Tomas Vokoun (Washington Capitals): The Washington Capitals have been the best regular season team in the Eastern Conference over the last two seasons—including a Presidents’ Trophy as best regular season team in the NHL. Yet in both years, the team fell apart in the postseason and only managed one series win combined. One of the big question marks surrounding the team (rightfully or wrongly) has been the absence of a veteran goaltender that could carry the Caps deep into the playoffs. Jose Theodore played all of two playoff games in 2008-09 and the rest have been started by guys under the age of 23. When Vokoun fell into Washington’s lap on July 2, he wasn’t expressly given the starting job—but it certainly sounds like it’s his to lose. Over the majority of his career in Nashville and Florida, Vokoun has proven that he’s one of the most underrated goaltenders in the NHL. If he can perform at the highest level next season with the Caps, everyone will know his name.

Mike Smith (Phoenix Coyotes): Smith may have the most thankless job ahead of him this season. One of the least known people on this list, he’ll be faced with the challenge of replacing one of the best goaltenders over the last two years (Bryzgalov) on a team that has made the playoffs in consecutive years. The consensus opinion is that without elite goaltending by Bryzgalov, Phoenix would have struggled to make the playoffs in either season. This year, fans will find out exactly how important he was to the team—and if Smith is able to fill the large void left by the new Flyers goaltender. Smith knows people will measure him against his predecessor:

“The main thing is I know I’m capable of playing really well. I know ‘Bryz’ did some outstanding things in Phoenix and has had a great career so far and will probably continue to do so in Philly, but I’m not going there with the expectation of surpassing him… I’m just going to go there and take it one game at a time, play up to my capability, and if I do that, good things are going to happen for me.”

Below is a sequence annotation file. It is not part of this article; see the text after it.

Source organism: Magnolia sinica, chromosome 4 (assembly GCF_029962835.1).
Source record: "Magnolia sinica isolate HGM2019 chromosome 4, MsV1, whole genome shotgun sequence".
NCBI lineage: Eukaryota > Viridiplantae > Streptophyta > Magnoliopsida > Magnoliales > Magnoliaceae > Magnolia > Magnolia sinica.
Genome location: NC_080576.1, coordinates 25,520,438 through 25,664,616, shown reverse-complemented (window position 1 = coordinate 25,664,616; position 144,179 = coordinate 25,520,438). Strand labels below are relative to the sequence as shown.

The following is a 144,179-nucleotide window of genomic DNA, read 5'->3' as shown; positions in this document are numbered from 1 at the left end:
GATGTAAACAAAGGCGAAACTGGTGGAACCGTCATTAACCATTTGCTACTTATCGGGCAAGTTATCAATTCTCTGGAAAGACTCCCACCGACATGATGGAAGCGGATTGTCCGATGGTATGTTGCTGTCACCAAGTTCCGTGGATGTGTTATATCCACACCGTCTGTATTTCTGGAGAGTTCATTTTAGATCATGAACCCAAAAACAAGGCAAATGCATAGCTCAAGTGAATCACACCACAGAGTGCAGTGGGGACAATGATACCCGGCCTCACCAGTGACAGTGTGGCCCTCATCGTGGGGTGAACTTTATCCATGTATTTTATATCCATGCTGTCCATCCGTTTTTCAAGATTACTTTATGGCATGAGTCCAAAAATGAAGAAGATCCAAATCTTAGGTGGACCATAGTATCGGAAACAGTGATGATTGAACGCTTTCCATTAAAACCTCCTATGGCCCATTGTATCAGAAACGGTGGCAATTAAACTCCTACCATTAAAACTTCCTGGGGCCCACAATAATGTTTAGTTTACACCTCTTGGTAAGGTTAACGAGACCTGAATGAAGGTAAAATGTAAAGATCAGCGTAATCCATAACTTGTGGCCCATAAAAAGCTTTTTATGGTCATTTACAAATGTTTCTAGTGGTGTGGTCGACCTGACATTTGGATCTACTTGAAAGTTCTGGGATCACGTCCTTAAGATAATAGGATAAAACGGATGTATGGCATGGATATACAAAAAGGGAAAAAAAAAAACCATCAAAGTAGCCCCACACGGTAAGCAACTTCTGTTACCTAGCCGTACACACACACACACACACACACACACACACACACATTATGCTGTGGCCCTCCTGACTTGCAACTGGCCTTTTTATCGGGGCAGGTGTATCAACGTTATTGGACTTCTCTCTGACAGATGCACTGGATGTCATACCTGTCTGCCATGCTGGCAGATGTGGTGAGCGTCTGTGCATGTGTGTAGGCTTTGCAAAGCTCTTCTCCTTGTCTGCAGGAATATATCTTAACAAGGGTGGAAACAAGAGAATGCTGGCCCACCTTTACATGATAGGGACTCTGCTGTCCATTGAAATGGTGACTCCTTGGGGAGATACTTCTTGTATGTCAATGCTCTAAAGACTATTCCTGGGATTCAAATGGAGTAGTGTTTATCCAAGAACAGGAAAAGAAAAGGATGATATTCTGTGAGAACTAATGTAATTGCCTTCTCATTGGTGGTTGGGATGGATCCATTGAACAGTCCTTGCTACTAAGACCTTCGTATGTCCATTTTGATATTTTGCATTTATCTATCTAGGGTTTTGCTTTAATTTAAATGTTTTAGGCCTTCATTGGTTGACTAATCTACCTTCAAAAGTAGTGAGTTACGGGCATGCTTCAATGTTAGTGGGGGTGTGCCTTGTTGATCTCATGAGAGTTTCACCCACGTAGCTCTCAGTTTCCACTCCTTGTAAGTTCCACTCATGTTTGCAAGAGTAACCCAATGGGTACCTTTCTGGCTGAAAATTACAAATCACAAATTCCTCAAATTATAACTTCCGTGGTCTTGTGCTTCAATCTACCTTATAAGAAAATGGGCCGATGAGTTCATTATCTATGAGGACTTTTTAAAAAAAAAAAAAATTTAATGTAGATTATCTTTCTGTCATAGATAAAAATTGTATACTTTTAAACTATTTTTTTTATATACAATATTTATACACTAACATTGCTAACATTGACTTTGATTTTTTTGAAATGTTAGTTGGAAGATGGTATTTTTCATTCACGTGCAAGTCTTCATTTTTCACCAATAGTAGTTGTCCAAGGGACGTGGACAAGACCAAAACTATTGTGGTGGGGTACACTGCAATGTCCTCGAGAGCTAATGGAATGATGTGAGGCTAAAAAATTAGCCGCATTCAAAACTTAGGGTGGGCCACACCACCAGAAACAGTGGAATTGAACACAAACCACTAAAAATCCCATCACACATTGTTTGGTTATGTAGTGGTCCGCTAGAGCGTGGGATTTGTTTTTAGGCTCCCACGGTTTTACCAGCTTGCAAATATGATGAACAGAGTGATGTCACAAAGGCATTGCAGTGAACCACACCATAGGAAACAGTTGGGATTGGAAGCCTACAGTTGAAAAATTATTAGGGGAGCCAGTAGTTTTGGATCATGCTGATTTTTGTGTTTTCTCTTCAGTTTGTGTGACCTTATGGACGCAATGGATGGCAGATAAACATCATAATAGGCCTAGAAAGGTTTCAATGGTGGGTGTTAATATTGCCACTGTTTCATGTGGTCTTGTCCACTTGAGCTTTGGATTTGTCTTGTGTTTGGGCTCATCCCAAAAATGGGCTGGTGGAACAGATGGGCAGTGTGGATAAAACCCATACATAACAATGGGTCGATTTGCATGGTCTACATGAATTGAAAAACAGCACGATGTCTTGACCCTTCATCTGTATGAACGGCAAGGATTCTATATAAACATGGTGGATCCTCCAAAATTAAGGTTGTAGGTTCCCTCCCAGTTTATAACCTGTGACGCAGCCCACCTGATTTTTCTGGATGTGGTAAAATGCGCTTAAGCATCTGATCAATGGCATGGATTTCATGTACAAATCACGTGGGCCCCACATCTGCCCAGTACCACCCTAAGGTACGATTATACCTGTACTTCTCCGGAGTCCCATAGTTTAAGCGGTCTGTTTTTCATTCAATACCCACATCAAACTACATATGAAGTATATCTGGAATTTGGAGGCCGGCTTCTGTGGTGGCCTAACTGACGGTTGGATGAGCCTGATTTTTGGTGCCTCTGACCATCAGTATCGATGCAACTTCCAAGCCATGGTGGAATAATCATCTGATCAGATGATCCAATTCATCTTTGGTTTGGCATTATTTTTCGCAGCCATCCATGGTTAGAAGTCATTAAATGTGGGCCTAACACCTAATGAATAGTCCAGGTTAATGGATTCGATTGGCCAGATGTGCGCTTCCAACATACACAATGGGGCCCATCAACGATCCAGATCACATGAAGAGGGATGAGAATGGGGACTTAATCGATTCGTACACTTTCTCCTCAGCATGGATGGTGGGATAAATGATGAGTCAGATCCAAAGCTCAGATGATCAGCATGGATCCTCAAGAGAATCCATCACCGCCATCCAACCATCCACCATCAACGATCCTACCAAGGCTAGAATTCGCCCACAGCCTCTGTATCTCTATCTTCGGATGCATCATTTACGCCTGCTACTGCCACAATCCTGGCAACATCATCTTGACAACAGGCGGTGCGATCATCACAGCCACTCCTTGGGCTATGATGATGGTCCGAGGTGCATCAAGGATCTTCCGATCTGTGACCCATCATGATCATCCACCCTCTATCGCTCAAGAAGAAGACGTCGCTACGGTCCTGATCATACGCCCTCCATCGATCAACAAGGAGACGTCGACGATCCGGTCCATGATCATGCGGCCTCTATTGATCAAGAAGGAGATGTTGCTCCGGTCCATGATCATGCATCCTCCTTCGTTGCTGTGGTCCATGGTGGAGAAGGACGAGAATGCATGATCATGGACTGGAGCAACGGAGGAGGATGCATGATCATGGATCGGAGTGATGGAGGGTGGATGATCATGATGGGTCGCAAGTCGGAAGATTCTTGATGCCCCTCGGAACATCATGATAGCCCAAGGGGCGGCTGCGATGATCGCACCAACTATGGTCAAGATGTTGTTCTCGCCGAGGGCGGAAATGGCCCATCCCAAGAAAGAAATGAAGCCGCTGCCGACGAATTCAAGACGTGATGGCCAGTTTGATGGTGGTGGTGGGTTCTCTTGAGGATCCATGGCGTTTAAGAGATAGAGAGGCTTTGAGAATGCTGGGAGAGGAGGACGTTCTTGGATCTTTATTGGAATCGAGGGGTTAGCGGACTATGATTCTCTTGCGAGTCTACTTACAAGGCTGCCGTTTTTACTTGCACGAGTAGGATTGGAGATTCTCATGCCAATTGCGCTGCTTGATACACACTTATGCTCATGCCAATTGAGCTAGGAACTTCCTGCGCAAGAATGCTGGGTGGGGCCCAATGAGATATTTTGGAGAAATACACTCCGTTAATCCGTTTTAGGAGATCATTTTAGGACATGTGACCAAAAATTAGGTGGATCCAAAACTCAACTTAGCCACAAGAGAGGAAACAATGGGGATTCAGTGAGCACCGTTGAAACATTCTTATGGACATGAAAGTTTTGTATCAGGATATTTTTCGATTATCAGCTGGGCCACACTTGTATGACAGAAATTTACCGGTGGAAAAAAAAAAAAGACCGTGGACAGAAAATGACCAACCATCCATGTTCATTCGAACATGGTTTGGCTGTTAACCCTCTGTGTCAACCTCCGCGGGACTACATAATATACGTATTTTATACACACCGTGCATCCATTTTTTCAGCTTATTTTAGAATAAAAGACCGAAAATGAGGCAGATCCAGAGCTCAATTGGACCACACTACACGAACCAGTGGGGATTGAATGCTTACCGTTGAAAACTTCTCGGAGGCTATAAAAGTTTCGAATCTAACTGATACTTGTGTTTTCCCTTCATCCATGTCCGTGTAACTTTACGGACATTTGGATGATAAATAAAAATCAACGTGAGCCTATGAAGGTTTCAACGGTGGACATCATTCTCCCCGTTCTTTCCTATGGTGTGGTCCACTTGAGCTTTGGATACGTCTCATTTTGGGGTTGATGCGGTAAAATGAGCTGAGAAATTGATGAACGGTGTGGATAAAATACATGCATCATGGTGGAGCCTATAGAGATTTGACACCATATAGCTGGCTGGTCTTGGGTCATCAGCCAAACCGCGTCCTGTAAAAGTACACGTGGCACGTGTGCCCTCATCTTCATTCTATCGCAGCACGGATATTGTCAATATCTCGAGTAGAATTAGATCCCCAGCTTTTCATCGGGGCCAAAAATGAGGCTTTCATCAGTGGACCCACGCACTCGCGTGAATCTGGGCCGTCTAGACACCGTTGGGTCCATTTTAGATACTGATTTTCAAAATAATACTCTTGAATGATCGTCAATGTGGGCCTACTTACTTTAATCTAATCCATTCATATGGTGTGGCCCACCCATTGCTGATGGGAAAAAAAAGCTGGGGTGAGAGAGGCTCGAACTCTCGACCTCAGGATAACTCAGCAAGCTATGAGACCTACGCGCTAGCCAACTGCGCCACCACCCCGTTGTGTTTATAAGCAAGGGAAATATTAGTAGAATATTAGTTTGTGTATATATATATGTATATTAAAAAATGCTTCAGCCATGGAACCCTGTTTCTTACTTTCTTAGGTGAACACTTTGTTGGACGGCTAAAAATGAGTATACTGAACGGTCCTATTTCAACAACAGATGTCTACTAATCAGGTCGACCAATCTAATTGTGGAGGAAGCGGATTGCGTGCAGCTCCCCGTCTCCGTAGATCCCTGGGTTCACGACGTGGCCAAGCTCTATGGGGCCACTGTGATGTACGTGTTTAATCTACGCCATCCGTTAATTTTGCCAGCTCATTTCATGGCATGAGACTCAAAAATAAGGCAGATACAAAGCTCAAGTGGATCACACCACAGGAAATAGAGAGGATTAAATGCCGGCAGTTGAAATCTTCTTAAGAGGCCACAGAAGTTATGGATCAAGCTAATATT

Sports cliché’s aside, Smith has the perfect outlook going into his new gig. He’ll just have to go into Phoenix and take advantage of his opportunity as the team’s starter. If Smith can recapture the spark that intrigued the Lightning enough to include him in the Brad Richards trade, the Coyotes may have a guy who could help ease the pain of losing their franchise goaltender.

Jose Theodore (Florida Panthers): The Florida Panthers have certainly made a splash this offseason as Dale Tallon has worked to transform the team from one with potential and prospects to a team with plenty of proven NHL players. As part of his rebuilding plan, he hoped to re-sign Tomas Vokoun to go with all of the new faces. When it was apparent that Vokoun was looking for more money than the Panthers were willing to offer, he quickly moved to Plan B and picked up free agent Jose Theodore. Last season, Theodore had a .916 save percentage and 2.71 goals against average for a poor Minnesota Wild team; this year, he’ll fight with Scott Clemmensen for the starter’s role. The team went out and made plenty of acquisitions this year and expects to fight for the playoffs—but if the goaltending falls apart, there’s no way their team will be able to take the next step from cellar-dweller to playoff team. Theodore’s performance will have a lot to do with the Panthers’ success next season.

Goalie nods: Backup extraordinaire Montoya gets the call versus Wings

Florida Panthers goalie Al Montoya watches game action against the New Jersey Devils' during the second period of a NHL hockey game in Sunrise, Fla., Saturday, Oct. 11, 2014. (AP Photo/J Pat Carter)
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The Florida Panthers have had no problem giving Roberto Luongo the odd night off this season. That’s because Al Montoya has been one of the best backups in the league.

Montoya (8-2-1, .931) will get the call tonight in Detroit, with Luongo (23-13-5, .930) expected to start tomorrow in Buffalo.